Alberta is a great procrastinator and self-flagellator when it comes to her writing and probably reflects the author’s own disdain for dilettantism. She can be equally scathing about motherhood and children, although Alberta is clearly very much concerned about the welfare of her rather sickly son.
Neither Pierre nor any other man possessed that endless patience, that faculty of being able to hang about with [children] hour after hour, of answering precisely and good-naturedly the countless questions they use to hold you fast. And those women who really do possess it are usually elderly or a little simple-minded.
But right after she gives birth, when she holds her baby in her arms, she feels:
There existed nothing more helpless or more dependent on human good-will… Her first coherent reflection had been: Now I am truly vulnerable. Now I can be hurt as never before.
The work is filled with so many precise observations, in almost throwaway lines, that I could easily quote them one after another.
It struck Alberta how stooping most women’s work is. Man stretches: he rows, or reaches out for stones or planks. He is often bent beneath burdens, but woman bends over almost all her tasks, except when she hangs up washing.
Certain moments were almost too painful to read: they resonated a little bit too much with me. Sandel is almost recklessly candid, there is no sugarcoating or attempt at political correctness in Alberta’s inner monologue.
The boy suddenly seemed to resemble Sivert in a way that was almost horrible: Sivert’s ability to dash cold water over one’s enthusiasm and extinguish it effectively and at once. It was not right that a child should be so like an adult… She put the things down to take him in her arms, but did not do so. One can be reserved in one’s love for a child, just as in other relationships.
When Sivert tells her he has fallen in love with someone else and promptly follows that declaration with a lecture on how it is in fact her fault, Alberta finally speaks up – and not only in her head.
He gave a brief lecure on woman as mother and mistress; she was either the one or the other, seldom both. Then there were those who were neither the one nor the other. Exhaustion drifted through her brain as black patches… thoughts for which she failed to find the words immediately: something to the effect that we are not divided into categories, we would like nothing better than to be both, but it takes strength and the right conditions. Not even a plant will develop all its qualities in any kind of soil…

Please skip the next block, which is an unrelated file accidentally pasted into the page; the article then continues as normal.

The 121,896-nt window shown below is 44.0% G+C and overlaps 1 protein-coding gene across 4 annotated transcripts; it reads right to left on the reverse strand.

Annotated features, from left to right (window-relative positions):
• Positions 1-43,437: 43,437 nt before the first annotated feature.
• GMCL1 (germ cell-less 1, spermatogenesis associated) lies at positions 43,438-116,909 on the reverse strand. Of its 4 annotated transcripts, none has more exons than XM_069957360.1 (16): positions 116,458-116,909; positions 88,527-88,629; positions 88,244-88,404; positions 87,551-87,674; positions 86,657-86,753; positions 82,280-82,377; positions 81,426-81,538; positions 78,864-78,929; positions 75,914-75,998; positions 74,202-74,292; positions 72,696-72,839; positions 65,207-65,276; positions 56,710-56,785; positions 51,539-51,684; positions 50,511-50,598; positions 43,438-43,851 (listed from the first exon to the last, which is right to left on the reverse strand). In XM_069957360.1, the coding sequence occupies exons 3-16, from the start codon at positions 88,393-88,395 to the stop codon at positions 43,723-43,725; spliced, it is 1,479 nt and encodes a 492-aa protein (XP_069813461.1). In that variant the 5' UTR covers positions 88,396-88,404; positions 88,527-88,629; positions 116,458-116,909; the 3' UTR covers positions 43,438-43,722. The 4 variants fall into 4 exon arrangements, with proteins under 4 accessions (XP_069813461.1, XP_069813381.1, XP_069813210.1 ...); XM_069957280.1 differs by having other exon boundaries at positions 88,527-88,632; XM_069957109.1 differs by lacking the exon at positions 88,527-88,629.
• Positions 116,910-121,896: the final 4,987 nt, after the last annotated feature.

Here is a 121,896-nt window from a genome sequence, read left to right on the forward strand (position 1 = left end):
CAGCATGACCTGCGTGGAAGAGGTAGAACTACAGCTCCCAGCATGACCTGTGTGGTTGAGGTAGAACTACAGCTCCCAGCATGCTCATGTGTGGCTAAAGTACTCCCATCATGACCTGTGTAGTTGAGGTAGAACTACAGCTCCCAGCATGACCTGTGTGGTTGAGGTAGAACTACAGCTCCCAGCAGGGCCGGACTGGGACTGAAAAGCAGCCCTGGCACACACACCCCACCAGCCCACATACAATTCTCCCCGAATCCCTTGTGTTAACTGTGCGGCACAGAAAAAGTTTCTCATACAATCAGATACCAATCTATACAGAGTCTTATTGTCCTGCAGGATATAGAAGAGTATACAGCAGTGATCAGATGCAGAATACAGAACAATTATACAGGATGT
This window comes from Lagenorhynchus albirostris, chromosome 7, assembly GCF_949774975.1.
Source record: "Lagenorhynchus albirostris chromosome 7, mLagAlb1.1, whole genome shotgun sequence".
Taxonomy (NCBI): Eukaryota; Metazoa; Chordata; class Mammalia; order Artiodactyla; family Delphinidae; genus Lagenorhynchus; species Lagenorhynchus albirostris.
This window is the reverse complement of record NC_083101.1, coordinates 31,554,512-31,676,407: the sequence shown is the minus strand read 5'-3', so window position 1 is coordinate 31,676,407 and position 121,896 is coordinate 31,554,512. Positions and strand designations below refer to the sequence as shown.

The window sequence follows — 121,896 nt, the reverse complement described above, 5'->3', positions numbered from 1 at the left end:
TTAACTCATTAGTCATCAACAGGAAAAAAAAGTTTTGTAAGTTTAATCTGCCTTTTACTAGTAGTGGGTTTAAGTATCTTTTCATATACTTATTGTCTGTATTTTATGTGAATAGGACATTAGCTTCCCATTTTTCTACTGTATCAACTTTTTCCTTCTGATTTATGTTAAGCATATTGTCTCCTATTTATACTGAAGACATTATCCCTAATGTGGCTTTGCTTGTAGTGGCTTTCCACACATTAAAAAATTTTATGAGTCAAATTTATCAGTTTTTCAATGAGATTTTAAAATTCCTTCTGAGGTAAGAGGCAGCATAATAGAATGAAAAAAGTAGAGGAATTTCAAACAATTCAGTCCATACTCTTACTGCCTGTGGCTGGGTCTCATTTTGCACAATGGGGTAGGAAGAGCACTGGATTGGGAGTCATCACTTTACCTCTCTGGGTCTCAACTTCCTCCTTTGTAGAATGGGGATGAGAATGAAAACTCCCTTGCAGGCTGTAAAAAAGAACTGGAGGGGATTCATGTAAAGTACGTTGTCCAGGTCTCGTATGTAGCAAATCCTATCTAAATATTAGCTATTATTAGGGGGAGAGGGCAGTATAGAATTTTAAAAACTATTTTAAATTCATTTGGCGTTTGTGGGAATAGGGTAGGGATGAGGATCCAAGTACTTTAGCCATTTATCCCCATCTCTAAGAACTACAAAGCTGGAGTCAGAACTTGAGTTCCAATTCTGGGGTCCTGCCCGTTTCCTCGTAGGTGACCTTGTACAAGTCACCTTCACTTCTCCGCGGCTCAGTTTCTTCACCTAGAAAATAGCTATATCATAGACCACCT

Then he said something that left her wide awake. ‘You said, I love you, first.’
‘Did I? It must have been at some moment-? It must have been in your arms?’ Alberta searched her memory confusedly…
‘You did. And it’s a mistake. It’s the man who should say that sort of thing first.’
Suddenly Alberta did not know whether to laugh or cry. ‘You – you ninny!’ It was a word that Sivert had taught her. At home they said booby.
The fiercely individualistic Cora Sandel did not want to become known beyond her pseudonym, nor did she want to be part of the feminist movement. Her work was revered in Norway, and adapted for film, but she was only translated into English by Elizabeth Rokkan in the 1960s but somehow failed to make a lasting impact.
I happened to come across some old Peter Owen editions for sale outside the Waterstones in Gower Street. I’ve been so blown away by her work that I will not only read the other books in the trilogy but have also ordered her only other book translated into English The Leech (about which I know nothing other than the title). She reminds me in a way of Danish writer Tove Ditlevsen, who perhaps has more humour in her memoirs, but is equally honest and unafraid in her writing. I would love to see a resurgence of interest in Cora Sandel’s work, further translations of her work and a reissue of her novels.
From now on, I will ignore both annoying politicians and ex-husbands, and focus only on books. I still have a few books to review, but I’m also starting my annual round-up. Perhaps I’ll even get around to a decade’s round-up.
I’ve found a very clever way around the limitations of the ‘Top Ten Books of the Year’ list. I will compile my choices by categories. In this first instalment, I’m featuring my favourite crime fiction books and the 2019 releases (never mind that these two lists might overlap, I will ignore that).